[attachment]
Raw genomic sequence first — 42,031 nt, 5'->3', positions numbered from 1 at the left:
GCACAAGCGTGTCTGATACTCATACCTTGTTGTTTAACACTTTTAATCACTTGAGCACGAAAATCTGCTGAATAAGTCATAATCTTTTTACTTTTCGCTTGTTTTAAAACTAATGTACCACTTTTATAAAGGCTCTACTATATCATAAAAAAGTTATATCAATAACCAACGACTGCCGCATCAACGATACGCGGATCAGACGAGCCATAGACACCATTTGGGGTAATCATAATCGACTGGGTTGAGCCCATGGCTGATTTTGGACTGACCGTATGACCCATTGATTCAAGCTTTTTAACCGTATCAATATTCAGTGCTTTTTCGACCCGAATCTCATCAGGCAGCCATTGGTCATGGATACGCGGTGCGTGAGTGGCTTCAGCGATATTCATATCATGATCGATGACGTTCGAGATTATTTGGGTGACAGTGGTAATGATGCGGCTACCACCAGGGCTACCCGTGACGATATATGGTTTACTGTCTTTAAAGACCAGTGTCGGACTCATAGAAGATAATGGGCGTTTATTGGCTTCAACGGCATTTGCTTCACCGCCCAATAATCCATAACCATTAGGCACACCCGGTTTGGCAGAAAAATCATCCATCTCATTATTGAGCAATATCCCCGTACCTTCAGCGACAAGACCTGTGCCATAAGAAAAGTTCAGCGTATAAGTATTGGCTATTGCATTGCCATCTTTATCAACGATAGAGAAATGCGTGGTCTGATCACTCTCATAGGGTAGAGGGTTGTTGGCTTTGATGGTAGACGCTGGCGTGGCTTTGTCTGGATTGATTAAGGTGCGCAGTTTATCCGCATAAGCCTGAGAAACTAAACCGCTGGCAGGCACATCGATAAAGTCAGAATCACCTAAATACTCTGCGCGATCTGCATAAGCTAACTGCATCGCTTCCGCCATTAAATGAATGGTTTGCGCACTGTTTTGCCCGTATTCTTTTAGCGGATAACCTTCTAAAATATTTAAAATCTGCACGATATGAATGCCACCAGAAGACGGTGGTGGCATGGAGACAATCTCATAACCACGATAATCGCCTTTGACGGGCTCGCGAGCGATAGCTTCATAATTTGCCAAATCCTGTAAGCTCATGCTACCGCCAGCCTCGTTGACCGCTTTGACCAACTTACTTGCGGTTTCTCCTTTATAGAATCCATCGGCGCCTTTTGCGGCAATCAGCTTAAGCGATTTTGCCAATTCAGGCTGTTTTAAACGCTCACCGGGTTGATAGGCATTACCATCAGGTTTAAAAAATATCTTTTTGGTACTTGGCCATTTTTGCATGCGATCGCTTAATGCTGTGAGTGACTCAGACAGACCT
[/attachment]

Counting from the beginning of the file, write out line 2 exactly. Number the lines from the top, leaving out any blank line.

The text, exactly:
GCACAAGCGTGTCTGATACTCATACCTTGTTGTTTAACACTTTTAATCACTTGAGCACGAAAATCTGCTGAATAAGTCATAATCTTTTTACTTTTCGCTTGTTTTAAAACTAATGTACCACTTTTATAAAGGCTCTACTATATCATAAAAAAGTTATATCAATAACCAACGACTGCCGCATCAACGATACGCGGATCAGACGAGCCATAGACACCATTTGGGGTAATCATAATCGACTGGGTTGAGCCCATGGCTGATTTTGGACTGACCGTATGACCCATTGATTCAAGCTTTTTAACCGTATCAATATTCAGTGCTTTTTCGACCCGAATCTCATCAGGCAGCCATTGGTCATGGATACGCGGTGCGTGAGTGGCTTCAGCGATATTCATATCATGATCGATGACGTTCGAGATTATTTGGGTGACAGTGGTAATGATGCGGCTACCACCAGGGCTACCCGTGACGATATATGGTTTACTGTCTTTAAAGACCAGTGTCGGACTCATAGAAGATAATGGGCGTTTATTGGCTTCAACGGCATTTGCTTCACCGCCCAATAATCCATAACCATTAGGCACACCCGGTTTGGCAGAAAAATCATCCATCTCATTATTGAGCAATATCCCCGTACCTTCAGCGACAAGACCTGTGCCATAAGAAAAGTTCAGCGTATAAGTATTGGCTATTGCATTGCCATCTTTATCAACGATAGAGAAATGCGTGGTCTGATCACTCTCATAGGGTAGAGGGTTGTTGGCTTTGATGGTAGACGCTGGCGTGGCTTTGTCTGGATTGATTAAGGTGCGCAGTTTATCCGCATAAGCCTGAGAAACTAAACCGCTGGCAGGCACATCGATAAAGTCAGAATCACCTAAATACTCTGCGCGATCTGCATAAGCTAACTGCATCGCTTCCGCCATTAAATGAATGGTTTGCGCACTGTTTTGCCCGTATTCTTTTAGCGGATAACCTTCTAAAATATTTAAAATCTGCACGATATGAATGCCACCAGAAGACGGTGGTGGCATGGAGACAATCTCATAACCACGATAATCGCCTTTGACGGGCTCGCGAGCGATAGCTTCATAATTTGCCAAATCCTGTAAGCTCATGCTACCGCCAGCCTCGTTGACCGCTTTGACCAACTTACTTGCGGTTTCTCCTTTATAGAATCCATCGGCGCCTTTTGCGGCAATCAGCTTAAGCGATTTTGCCAATTCAGGCTGTTTTAAACGCTCACCGGGTTGATAGGCATTACCATCAGGTTTAAAAAATATCTTTTTGGTACTTGGCCATTTTTGCATGCGATCGCTTAATGCTGTGAGTGACTCAGACAGACCT